Although its charge is broad, I have asked Michael and the Communications Council to place special priority in the near future on improving our website. As he works to transform the Marketing Communications department into University Communications, Michael will periodically report to the campus community on the work of the council, progress on the plan, and plans for the website.

Beyond the pride we experience when we receive broader affirmation of our institutional strengths, such as our recent inclusion in Colleges That Change Lives, telling our story in a clearer and more compelling manner is a critical step toward achieving our strategic goal for Willamette to be “attractive to students and faculty across the nation and around the globe.”  I look forward to working together in support of this shared vision for Willamette.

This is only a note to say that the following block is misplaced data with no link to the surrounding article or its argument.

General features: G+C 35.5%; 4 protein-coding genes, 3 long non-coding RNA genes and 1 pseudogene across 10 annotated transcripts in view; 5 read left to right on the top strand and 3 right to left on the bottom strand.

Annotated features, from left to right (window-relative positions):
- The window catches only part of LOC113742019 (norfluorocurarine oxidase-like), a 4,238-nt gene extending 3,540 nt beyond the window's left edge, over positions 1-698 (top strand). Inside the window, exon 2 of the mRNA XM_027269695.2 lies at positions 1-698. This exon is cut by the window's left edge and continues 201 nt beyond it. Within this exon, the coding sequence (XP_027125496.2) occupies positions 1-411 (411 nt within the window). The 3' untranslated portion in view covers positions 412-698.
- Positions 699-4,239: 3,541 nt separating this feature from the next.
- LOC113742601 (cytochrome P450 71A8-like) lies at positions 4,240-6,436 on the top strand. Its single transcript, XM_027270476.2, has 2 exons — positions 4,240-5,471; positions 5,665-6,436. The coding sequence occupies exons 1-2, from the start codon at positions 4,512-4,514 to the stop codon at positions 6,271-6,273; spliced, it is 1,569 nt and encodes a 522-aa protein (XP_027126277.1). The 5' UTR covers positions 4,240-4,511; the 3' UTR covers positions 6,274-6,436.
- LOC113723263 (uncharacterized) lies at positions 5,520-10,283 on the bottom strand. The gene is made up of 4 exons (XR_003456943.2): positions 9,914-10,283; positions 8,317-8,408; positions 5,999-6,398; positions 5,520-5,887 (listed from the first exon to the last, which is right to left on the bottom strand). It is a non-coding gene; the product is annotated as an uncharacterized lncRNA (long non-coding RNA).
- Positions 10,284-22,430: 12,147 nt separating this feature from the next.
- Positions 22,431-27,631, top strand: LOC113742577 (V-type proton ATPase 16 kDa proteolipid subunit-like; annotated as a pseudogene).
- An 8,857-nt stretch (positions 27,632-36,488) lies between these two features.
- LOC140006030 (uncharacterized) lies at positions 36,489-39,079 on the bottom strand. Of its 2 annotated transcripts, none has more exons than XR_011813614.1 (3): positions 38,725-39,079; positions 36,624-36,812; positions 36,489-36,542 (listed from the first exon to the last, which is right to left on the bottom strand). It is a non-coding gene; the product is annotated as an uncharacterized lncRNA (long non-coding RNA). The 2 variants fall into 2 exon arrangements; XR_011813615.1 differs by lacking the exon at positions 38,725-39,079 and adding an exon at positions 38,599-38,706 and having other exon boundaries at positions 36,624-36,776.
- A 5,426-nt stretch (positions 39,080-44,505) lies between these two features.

In other campus news, as you may recall, I appointed the members of the President's Working Group on Sexual Harassment and Assault in early summer and gave them their charge, which, along with the membership roster, work plan and meeting schedule, are posted online, see http://www.willamette.edu/about/leadership/president/pwgsah/index.html  I wanted to note that meeting summaries will be posted on that site, and most of its meetings are open to the campus community and the public, so I encourage you to avail yourself of the opportunity to learn more about these issues.  Working group co-chairs Kristen Grainger and Margaret Trout have engaged the Oregon Attorney General's Sexual Assault Task Force to assist with a campus climate survey and conduct focus groups of students, faculty and staff throughout the fall.  The data and analyses will help inform the working group's final recommendations, scheduled to be delivered in the spring.